When you make the jump into the Goblins at the Gate storyline after finding out Hobgoblin’s true identity, the narrative picks up a short time after and becomes immediately more interesting. This story details the return of Norman Osborn to the land of the living and shows the great lengths he’s gone through to disprove the allegations that he was the Green Goblin. Suddenly, Norman Osborn is the golden boy, having saved the Daily Bugle from bankruptcy and even becoming Peter Parker’s “boss”. Things gets interesting for Osborn when he discovers that the man who is the original Hobgoblin (no spoilers, I promise) reveals from within a jail cell that he has one of Norman Osborn’s journals that reveal he was in fact the Hobgoblin. This forces Osborn to draw the man out of prison and use him to find the journal. Everything at play here makes for an entertaining Spider-Man story, one that is definitely worth the read and does a fantastic job of connecting threads to Stern’s “Origin Of The Hobgoblin” story. The best part of the entire volume actually ends up being the interactions shared between the Hobgoblin and the original Green Goblin, showing how different yet similar these characters can be. It all leads to a climatic showdown between the two goblins and Spider-Man that is surprisingly rewarding after only a few short issues.
Collects: The Hobgoblin Lives #1-3, Spectacular Spider-Man #259-261.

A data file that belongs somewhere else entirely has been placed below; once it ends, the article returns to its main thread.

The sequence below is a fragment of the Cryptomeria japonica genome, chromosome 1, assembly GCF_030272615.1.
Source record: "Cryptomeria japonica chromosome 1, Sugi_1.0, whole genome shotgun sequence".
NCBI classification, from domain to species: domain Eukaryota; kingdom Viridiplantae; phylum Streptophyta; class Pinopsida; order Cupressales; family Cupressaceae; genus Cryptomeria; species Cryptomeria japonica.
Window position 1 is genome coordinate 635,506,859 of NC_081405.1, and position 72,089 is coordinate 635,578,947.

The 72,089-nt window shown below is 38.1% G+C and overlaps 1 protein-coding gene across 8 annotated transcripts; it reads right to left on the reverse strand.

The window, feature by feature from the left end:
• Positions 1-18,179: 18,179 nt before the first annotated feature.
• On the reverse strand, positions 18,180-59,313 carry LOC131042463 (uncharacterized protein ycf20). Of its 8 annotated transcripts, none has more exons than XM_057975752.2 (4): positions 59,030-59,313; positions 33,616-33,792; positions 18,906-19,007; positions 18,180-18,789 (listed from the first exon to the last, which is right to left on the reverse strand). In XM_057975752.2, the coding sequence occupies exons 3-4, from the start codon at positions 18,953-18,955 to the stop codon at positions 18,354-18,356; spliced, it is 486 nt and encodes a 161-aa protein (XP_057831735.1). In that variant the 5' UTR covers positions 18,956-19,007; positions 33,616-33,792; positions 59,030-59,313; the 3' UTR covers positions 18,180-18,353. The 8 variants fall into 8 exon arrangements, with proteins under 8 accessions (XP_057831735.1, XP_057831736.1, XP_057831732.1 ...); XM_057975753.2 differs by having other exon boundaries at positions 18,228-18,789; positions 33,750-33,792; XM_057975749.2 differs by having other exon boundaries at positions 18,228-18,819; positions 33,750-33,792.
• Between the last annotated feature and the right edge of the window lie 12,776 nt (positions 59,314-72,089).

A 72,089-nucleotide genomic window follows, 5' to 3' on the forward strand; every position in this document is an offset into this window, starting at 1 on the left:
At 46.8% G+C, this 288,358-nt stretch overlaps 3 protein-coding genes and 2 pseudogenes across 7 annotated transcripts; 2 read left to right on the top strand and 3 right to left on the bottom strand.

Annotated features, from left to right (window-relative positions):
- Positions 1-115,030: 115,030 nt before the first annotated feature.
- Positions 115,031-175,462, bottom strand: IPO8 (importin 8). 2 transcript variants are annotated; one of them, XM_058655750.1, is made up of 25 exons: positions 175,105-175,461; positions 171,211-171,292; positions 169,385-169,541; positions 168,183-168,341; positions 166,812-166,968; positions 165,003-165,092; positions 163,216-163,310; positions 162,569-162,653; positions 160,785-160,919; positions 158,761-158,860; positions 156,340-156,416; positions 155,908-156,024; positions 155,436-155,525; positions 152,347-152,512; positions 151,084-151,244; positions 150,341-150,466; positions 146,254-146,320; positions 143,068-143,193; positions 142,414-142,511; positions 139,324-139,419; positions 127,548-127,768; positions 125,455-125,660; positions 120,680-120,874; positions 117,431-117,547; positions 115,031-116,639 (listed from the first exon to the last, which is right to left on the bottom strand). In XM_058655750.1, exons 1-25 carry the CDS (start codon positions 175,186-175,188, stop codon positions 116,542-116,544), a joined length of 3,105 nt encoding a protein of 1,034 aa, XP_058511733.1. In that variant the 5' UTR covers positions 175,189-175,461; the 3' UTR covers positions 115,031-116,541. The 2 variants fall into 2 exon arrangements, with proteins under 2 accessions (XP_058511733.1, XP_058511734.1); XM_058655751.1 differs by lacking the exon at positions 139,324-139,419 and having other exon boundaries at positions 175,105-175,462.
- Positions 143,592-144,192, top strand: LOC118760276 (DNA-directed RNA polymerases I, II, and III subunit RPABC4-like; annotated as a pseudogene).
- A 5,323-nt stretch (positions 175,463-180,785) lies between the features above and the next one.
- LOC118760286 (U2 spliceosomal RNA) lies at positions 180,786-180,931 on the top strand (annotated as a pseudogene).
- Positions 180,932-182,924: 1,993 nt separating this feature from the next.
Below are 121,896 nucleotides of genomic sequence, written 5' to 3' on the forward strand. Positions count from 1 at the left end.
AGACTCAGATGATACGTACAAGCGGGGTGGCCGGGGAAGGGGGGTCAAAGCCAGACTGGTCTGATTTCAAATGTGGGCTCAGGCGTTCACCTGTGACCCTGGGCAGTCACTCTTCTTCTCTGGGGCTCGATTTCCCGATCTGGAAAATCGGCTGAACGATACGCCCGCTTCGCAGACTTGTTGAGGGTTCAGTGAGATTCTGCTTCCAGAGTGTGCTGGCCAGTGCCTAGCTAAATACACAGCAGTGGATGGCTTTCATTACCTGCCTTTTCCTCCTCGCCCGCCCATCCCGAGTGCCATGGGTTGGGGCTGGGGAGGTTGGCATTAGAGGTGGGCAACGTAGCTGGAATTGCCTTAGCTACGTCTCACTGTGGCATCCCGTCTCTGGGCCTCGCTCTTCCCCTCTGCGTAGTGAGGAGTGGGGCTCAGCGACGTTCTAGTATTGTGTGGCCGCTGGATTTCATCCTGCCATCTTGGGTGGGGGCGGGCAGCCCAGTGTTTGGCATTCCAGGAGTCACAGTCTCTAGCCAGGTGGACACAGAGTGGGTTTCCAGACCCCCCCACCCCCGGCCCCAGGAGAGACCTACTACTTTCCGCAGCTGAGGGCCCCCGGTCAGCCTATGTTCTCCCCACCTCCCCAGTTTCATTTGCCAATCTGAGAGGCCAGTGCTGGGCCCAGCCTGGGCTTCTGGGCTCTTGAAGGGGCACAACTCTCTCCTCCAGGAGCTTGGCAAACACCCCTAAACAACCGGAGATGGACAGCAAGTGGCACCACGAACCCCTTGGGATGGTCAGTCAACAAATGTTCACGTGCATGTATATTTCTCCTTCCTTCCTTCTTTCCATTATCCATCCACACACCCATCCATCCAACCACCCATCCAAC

Best Character: Peter Parker/Spider-Man.
Best Line Of Dialogue/Caption: “Who says marriage kills all the romance, huh?” – Billy Walters.
Best Scene/Moment: The truth stands revealed – The Hobgoblin Lives #3.
Best Issue: Spectacular Spider-Man #261. This is the conclusion to the entire collection as well as the “Goblins at the Gate” story, giving you a showdown between Hobgoblin, Green Goblin, and Spider-Man. It’s an issue that answers a few questions, sets up some new mysteries and still places all the involved parties in appropriate places come the conclusion. It’s simply a fun issue that any Spider-Man fan is sure to enjoy.
Why You Should Read It: You should read this simply because it provides a chapter of closure on the story of the original Hobgoblin, with the identity of the villain being revealed, keeping him as a great and charismatic addition to Spider-Man’s “rogues gallery”. There’s no denying that the plotting in this one is a little rough, to say the least, but it still works as a strong sequel to “The Origin Of The Hobgoblin”. In all honesty, the “Goblins at the Gate” storyline is far more compelling and worth your time than the “Hobgoblin Lives” storyline. If there was a single reason to read this collection “Goblins at the Gate” would be that reason.
Too bad your choice wasn’t great, although short Stern’s run on Captain America, War and Remembrance. The best of Stern out there…